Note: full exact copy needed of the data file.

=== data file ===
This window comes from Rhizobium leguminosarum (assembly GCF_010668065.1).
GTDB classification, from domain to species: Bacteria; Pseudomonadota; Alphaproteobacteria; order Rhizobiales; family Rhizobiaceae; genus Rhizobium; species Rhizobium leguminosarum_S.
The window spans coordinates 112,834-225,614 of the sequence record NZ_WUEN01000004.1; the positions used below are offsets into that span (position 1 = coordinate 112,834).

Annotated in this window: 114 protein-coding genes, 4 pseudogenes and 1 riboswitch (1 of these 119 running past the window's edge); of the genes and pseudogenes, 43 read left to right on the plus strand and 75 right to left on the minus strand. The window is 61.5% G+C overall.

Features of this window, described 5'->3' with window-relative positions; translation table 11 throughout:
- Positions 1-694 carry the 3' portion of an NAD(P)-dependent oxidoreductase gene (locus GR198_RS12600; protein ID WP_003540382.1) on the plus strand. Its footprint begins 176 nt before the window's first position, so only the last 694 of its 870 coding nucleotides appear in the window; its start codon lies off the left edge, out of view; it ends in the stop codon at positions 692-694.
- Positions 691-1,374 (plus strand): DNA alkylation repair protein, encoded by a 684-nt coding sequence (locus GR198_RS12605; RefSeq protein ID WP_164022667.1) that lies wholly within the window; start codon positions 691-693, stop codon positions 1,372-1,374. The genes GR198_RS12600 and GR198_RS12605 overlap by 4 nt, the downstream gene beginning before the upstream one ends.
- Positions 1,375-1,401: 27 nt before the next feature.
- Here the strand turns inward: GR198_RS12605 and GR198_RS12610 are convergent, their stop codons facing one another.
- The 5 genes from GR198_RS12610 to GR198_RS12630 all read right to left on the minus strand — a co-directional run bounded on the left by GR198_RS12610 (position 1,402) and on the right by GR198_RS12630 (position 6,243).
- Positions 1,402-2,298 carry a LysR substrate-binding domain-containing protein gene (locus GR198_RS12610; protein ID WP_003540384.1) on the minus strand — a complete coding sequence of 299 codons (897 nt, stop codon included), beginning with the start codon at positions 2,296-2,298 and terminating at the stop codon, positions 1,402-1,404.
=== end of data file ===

This window comes from Rhizobium leguminosarum (assembly GCF_010668065.1).
GTDB classification, from domain to species: Bacteria; Pseudomonadota; Alphaproteobacteria; order Rhizobiales; family Rhizobiaceae; genus Rhizobium; species Rhizobium leguminosarum_S.
The window spans coordinates 112,834-225,614 of the sequence record NZ_WUEN01000004.1; the positions used below are offsets into that span (position 1 = coordinate 112,834).

Annotated in this window: 114 protein-coding genes, 4 pseudogenes and 1 riboswitch (1 of these 119 running past the window's edge); of the genes and pseudogenes, 43 read left to right on the plus strand and 75 right to left on the minus strand. The window is 61.5% G+C overall.

Features of this window, described 5'->3' with window-relative positions; translation table 11 throughout:
- Positions 1-694 carry the 3' portion of an NAD(P)-dependent oxidoreductase gene (locus GR198_RS12600; protein ID WP_003540382.1) on the plus strand. Its footprint begins 176 nt before the window's first position, so only the last 694 of its 870 coding nucleotides appear in the window; its start codon lies off the left edge, out of view; it ends in the stop codon at positions 692-694.
- Positions 691-1,374 (plus strand): DNA alkylation repair protein, encoded by a 684-nt coding sequence (locus GR198_RS12605; RefSeq protein ID WP_164022667.1) that lies wholly within the window; start codon positions 691-693, stop codon positions 1,372-1,374. The genes GR198_RS12600 and GR198_RS12605 overlap by 4 nt, the downstream gene beginning before the upstream one ends.
- Positions 1,375-1,401: 27 nt before the next feature.
- Here the strand turns inward: GR198_RS12605 and GR198_RS12610 are convergent, their stop codons facing one another.
- The 5 genes from GR198_RS12610 to GR198_RS12630 all read right to left on the minus strand — a co-directional run bounded on the left by GR198_RS12610 (position 1,402) and on the right by GR198_RS12630 (position 6,243).
- Positions 1,402-2,298 carry a LysR substrate-binding domain-containing protein gene (locus GR198_RS12610; protein ID WP_003540384.1) on the minus strand — a complete coding sequence of 299 codons (897 nt, stop codon included), beginning with the start codon at positions 2,296-2,298 and terminating at the stop codon, positions 1,402-1,404.